Given that Japan pioneered electronic tolling, it is perfectly situated to introduce electronic congestion pricing.
Stimulus spending, privatization and innovation
A fundamental question facing all countries is whether they should pursue a path of austerity or stimulus spending. In the United States, certain notable economists advocate infrastructure spending to stimulate the economy. I would argue that this could entail considerable waste by funneling money into an inefficient system. Some policies may raise GDP, but they may not increase overall economic welfare because excessive construction time may significantly increase work zone delays and the project may be completed over budget must also be considered.
High-speed rail has been advocated for the United States, but the United States doesn't have the population density to justify a high-speed-rail system on cost-benefit grounds.
In theory, privatization may lead to a welfare improvement over public ownership and operation; but the empirical evidence from the United States is basically nonexistent. One fundamental problem is that we currently do not have experienced high-quality infrastructure firms. Such firms may eventually exist in the United States, in which case it would be worth conducting privatization experiments.
My optimism for improvements in the U.S. and other transportation systems lies in innovations. A satellite-based air traffic control system will improve the safety and speed of air transportation.
Autonomous or driverless cars are another important innovation.
Autonomous vehicles have the potential to prevent collisions, reduce delays, create smoother traffic flows, and so on. One-third of all delays in the United States are caused by incident delays: someone gets in an accident and everyone drives slowly to stare at the vehicle or vehicles involved in an accident. Autonomous vehicles will not slow down to look at an accident. In recent work, I estimate that a 50% penetration rate of autonomous vehicles (half of the vehicles on the road are autonomous) would yield huge benefits to workers and would increase annual GDP by nearly 2% per year.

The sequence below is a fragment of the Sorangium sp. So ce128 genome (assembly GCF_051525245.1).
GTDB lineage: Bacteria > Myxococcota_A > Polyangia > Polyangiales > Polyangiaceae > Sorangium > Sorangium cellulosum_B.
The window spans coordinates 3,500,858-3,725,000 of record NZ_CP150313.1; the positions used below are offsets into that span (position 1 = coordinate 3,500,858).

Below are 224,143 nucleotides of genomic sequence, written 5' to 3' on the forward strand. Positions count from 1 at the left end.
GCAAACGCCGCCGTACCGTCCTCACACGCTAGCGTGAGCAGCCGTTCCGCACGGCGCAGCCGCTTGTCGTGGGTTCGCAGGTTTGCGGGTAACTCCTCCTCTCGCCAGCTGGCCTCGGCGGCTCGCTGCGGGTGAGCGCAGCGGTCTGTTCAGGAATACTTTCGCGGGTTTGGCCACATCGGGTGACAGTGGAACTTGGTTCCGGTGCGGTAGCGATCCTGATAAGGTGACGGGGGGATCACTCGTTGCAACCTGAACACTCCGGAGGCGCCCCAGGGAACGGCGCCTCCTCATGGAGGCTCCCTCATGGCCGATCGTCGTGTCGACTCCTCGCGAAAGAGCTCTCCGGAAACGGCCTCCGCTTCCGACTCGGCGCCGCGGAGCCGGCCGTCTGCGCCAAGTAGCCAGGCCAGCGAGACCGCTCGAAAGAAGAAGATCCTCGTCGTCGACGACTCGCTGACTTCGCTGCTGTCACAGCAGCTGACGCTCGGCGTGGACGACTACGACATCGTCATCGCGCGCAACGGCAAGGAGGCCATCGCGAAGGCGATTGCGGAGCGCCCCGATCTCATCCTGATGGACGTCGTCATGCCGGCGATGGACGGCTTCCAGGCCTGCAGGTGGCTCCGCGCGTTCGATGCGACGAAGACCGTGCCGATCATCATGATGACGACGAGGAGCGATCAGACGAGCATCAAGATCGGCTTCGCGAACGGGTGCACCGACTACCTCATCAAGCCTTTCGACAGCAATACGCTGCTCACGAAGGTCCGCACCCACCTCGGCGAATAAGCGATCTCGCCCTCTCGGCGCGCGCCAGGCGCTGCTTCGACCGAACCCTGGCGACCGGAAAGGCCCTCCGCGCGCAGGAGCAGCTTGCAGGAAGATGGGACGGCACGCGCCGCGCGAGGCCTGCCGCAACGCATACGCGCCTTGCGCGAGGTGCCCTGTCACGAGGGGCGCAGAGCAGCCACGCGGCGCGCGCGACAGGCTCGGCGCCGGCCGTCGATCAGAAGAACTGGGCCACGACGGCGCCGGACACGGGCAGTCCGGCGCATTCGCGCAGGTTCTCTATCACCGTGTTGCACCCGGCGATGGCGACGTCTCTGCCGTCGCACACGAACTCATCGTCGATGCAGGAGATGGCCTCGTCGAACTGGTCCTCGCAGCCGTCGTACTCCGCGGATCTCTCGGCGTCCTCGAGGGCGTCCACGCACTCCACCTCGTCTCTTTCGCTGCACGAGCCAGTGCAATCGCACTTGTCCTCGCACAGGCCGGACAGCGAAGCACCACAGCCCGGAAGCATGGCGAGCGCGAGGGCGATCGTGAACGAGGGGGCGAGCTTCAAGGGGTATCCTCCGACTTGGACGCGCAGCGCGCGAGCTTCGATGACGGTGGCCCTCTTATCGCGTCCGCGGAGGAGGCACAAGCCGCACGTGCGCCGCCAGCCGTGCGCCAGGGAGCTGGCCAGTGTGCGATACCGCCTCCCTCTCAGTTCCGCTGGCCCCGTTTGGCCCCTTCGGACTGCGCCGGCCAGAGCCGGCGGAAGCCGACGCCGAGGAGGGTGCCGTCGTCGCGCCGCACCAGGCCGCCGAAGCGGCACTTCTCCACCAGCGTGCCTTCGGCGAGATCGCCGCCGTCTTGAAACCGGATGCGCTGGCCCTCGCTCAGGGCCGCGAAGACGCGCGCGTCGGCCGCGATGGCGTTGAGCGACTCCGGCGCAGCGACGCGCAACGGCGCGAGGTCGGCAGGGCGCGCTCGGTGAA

Transportation is a large and important part of an economy that affects other sectors. Unfortunately, most of the system has been compromised by inefficiencies. Many nations have obtained benefits from deregulation, but more benefits are possible. The problem in the public sector is status quo bias. Fortunately, private modes are in an important phase of innovation which could contribute greatly to the economy. Governments should do what they can to expedite—not impede—private modes' innovations.
Q1. You provided some very impressive estimates about the impact of autonomous vehicles. They are only part of the transportation system. If an optimal transportation system or policies were adopted, what would the long-term benefits be, in terms of GDP, for example?
I published a paper in the Journal of Economic Literature in September 2013 called "On the Performance of the U.S. Transportation System: Caution Ahead." More than $100 billion would be generated annually by replacing inefficient policies with efficient ones in the transportation sector alone, especially efficient pricing and investment. I think this is a gross underestimate because it does not include how other sectors could benefit from more efficient policies and how those policies would complement innovations such as autonomous vehicles.
Q2. My question is related to the previous question. You mentioned that 50% market penetration by autonomous vehicles would result in 2% GDP growth. However, you just mentioned $100 billion, which would only be 1% of GDP. Is the GDP increase attributable to autonomous vehicles based not just on the transportation sector but also on external effects?